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Corporate Wellness Magazine

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Undocumented Immigrants Affordable Care Act does not have any provision for health coverage for undocumented/illegal migrants. This population receives care either through Federally Qualified Health Centers (FQHCs), aka the ‘safety net’ providers, or through emergency services. According to estimates, millions of undocumented immigrants reside in different parts of the U.S. and the policy makers in the interest of the country cannot propose any such provisions that will encourage this further. With this population ending up being the largest uninsured group, it might prove a bad debt for providers in the future.

Rise in Increased Uncompensated-Care Costs High-deductible plans are among a growing number of financial concerns that hospital administrators say could tip the scales between planned federal reimbursement cuts and an increase in the number of insured customers. Now hospitals are increasingly worried that large numbers of low-income exchange enrollees could opt for the highest cost-sharing plans, because they will have the lowest monthly premiums, as federal subsidies will cover most or all of the premiums but subsidies will cover much less of the deductibles or copays. The attractiveness of high-deductible plans to low-income exchange enrollees could increase further in states that do not expand their Medicaid program. . Exchanges in states not expanding Medicaid will offer subsidized coverage to many low-income residents who would otherwise be required to enroll in Medicaid. Widespread selection of high-deductible plans could exacerbate the increased uncompensated-care costs.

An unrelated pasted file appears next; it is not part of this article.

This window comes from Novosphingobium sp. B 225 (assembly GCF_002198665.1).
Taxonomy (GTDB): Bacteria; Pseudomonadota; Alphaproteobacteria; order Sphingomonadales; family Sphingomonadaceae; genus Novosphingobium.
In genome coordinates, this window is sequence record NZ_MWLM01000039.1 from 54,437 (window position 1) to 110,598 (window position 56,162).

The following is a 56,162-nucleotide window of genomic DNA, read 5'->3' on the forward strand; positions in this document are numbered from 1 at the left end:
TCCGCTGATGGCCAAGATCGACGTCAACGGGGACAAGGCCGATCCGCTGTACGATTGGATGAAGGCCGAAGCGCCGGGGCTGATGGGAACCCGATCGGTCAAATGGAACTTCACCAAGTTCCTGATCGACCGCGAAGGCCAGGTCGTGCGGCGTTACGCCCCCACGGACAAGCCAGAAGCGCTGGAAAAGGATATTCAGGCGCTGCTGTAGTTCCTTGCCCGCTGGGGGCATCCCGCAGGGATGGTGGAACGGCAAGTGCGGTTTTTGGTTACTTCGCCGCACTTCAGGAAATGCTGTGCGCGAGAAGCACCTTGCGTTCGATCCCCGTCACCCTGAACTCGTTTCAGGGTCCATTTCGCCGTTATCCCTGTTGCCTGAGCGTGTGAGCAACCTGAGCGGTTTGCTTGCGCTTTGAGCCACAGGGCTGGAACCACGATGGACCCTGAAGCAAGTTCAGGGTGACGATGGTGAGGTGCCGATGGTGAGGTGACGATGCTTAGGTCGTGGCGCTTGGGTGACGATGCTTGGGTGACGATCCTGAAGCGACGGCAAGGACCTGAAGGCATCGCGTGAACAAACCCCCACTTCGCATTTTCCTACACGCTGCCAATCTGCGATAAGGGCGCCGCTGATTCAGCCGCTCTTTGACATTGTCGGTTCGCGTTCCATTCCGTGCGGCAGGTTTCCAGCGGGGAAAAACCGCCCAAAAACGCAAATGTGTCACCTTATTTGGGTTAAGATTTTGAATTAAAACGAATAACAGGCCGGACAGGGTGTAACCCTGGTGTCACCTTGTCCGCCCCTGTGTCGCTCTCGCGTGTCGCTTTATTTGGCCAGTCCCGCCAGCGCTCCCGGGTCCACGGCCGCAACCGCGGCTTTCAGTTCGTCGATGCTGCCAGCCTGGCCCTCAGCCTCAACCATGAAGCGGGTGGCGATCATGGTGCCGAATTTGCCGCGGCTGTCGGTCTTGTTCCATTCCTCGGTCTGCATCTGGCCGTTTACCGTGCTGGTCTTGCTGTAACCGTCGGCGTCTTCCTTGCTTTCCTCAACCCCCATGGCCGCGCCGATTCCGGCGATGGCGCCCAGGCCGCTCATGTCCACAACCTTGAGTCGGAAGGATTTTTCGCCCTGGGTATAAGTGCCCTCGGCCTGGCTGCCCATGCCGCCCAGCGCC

HIX Uncertainty Patients who have insurance through the exchanges may not fully understand their level of liability for services, which could result in bad debt for the health system. This will be especially true for consumers who are being moved off of other government-subsidized insurance programs to the exchanges.

Some of the Remediation Strategies which could be used by Providers may include: •

Administration Costs Since it would be difficult to find opportunities to reduce the cost of medical care, providers must find opportunities to reduce their administration costs. Electronic transactions have been a proven tool for reducing administrative complexities. Standardized methods of conducting healthcare administrative transactions across different provider set-ups would help in reducing some of the administrative costs. Another way of bringing the billing administrative cost down is to let the price structure is determined by a committee consisting of various stakeholders; instead of the different plans having separate contracts with the providers.